Overview

Distribution

National Distribution

United States

Origin: Unknown/Undetermined

Regularity: Regularly occurring

Currently: Unknown/Undetermined

Confidence: Confident

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National Distribution

United States

Origin: Unknown/Undetermined

Regularity: Regularly occurring

Currently: Unknown/Undetermined

Confidence: Confident

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National Distribution

United States

Origin: Unknown/Undetermined

Regularity: Regularly occurring

Currently: Unknown/Undetermined

Confidence: Confident

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Ecology

Habitat

Depth range based on 6 specimens in 1 taxon.

Environmental ranges
  Depth range (m): 1 - 1
 
Note: this information has not been validated. Check this *note*. Your feedback is most welcome.

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Molecular Biology and Genetics

Molecular Biology

Barcode data: Ilex cassine

The following is a representative barcode sequence, the centroid of all available sequences for this species.


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Statistics of barcoding coverage: Ilex cassine

Barcode of Life Data Systems (BOLDS) Stats
Public Records: 1
Specimens with Barcodes: 1
Species With Barcodes: 1
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Conservation

Conservation Status

National NatureServe Conservation Status

United States

Rounded National Status Rank: NNR - Unranked

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NatureServe Conservation Status

Rounded Global Status Rank: TNR - Not Yet Ranked

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National NatureServe Conservation Status

United States

Rounded National Status Rank: NNR - Unranked

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NatureServe Conservation Status

Rounded Global Status Rank: T5 - Secure

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National NatureServe Conservation Status

United States

Rounded National Status Rank: NNR - Unranked

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NatureServe Conservation Status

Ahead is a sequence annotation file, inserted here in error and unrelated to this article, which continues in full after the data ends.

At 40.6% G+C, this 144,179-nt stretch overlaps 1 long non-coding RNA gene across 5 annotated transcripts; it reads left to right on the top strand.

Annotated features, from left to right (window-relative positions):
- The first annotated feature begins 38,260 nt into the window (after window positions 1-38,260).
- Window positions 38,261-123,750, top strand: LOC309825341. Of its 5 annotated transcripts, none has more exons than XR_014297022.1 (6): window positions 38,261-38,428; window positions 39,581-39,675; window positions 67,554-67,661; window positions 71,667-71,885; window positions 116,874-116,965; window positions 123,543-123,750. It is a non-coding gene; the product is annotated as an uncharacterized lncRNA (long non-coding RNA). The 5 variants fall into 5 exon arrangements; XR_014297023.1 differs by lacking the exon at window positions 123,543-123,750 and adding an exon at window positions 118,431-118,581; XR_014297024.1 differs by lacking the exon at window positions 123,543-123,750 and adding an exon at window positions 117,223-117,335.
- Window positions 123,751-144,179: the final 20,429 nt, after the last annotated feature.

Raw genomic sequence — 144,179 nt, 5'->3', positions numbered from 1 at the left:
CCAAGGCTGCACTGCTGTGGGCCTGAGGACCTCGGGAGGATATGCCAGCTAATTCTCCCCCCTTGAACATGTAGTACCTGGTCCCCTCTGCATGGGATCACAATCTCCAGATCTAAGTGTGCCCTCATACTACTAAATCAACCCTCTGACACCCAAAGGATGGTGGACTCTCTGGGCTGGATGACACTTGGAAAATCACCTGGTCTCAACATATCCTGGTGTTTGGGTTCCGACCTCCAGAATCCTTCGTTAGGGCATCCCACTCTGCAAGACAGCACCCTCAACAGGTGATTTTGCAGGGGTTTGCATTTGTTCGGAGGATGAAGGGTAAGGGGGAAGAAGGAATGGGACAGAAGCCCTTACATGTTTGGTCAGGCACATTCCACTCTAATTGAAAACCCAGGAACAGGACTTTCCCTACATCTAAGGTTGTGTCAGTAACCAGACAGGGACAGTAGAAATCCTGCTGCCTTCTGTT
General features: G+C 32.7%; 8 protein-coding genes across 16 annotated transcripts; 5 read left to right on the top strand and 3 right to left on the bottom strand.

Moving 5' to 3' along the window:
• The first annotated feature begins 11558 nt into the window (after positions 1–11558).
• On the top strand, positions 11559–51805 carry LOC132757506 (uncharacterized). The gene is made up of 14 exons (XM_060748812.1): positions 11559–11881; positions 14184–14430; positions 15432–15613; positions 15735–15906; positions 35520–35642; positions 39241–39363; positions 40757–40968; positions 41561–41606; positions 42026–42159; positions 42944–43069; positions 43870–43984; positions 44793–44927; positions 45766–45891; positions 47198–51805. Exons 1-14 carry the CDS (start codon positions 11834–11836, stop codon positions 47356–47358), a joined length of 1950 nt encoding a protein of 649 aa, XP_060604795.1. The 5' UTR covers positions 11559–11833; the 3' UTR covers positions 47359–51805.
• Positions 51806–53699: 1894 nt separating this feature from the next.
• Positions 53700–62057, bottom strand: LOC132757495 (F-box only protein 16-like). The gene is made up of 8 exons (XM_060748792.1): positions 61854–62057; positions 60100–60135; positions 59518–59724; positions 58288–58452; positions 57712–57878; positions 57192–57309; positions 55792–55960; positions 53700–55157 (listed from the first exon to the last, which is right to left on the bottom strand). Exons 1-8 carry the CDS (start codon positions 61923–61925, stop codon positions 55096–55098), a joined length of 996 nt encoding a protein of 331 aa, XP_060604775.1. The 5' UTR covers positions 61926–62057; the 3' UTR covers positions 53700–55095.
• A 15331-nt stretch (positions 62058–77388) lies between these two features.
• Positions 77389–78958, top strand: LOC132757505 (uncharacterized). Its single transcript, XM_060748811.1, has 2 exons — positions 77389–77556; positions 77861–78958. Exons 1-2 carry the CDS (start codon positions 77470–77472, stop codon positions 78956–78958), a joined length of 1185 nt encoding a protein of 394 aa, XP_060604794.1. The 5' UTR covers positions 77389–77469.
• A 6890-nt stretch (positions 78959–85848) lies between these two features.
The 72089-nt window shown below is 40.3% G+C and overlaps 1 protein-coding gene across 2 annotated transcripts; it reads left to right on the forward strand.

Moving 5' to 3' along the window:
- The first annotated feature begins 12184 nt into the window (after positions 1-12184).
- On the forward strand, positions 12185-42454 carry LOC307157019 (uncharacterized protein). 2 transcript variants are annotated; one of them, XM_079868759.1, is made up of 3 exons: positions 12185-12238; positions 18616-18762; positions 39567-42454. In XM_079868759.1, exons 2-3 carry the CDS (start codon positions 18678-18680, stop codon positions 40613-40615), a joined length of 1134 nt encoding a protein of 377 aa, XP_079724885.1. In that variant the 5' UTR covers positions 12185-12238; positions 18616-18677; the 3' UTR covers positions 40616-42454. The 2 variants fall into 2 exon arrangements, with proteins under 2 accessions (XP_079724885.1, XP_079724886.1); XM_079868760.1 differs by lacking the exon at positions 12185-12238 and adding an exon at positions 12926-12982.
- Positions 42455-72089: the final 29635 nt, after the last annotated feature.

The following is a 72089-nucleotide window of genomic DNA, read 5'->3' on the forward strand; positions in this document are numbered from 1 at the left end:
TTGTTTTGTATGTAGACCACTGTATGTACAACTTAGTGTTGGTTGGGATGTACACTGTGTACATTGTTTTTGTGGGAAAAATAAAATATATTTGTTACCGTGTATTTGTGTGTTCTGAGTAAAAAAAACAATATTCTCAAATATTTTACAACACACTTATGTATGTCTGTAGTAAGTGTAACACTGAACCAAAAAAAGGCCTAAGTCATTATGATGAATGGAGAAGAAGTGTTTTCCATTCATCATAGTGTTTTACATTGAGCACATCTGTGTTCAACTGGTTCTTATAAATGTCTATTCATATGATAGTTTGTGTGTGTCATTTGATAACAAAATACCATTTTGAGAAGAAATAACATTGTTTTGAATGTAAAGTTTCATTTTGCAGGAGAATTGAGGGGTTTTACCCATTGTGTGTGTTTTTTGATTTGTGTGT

Rounded Global Status Rank: G5 - Secure

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Wikipedia

Ilex cassine

Ilex cassine is a holly native to the southeastern coast of North America, in the United States from Virginia to southeast Texas, in Mexico in Veracruz, and in the Caribbean on the Bahamas, Cuba, and Puerto Rico. It is commonly known as Dahoon Holly[1] or Cassena, the latter derived from the Timucua name for I. vomitoria.[2]

It is a large shrub or small tree growing to 10-13 m tall. The leaves are evergreen, 6-15 cm long and 2-4 cm broad, glossy dark green, entire or with a few small spines near the apex of the leaf. The flowers are white, with a four-lobed corolla. The fruit is a red drupe, 5-6 mm in diameter, containing four seeds.[3][4][5]

As with other hollies, it is dioecious with separate male and female plants. Only the females have berries, and a male pollenizer must be within range for bees to pollinate them.

There are three varieties:[1]

Cultivation[edit]

It is grown as an ornamental plant for the attractive bright red berries set against the glossy green leaves. Its original range was close to the coast, but the range has been extended by planting.

References[edit]

  1. ^ a b c "Taxon: Ilex cassine L.". Germplasm Resources Information Network. United States Department of Agriculture. 1999-04-19. Retrieved 2011-09-20. 
  2. ^ Austin, Daniel F. (2004). Florida Ethnobotany. CRC Press. pp. 590–591. ISBN 978-0-8493-2332-4. 
  3. ^ Florida Department of Environmental Protection: Florida's Hollies
  4. ^ Huxley, A., ed. (1992). New RHS Dictionary of Gardening. Macmillan ISBN 0-333-47494-5.
  5. ^ Ilex cassine Fact Sheet
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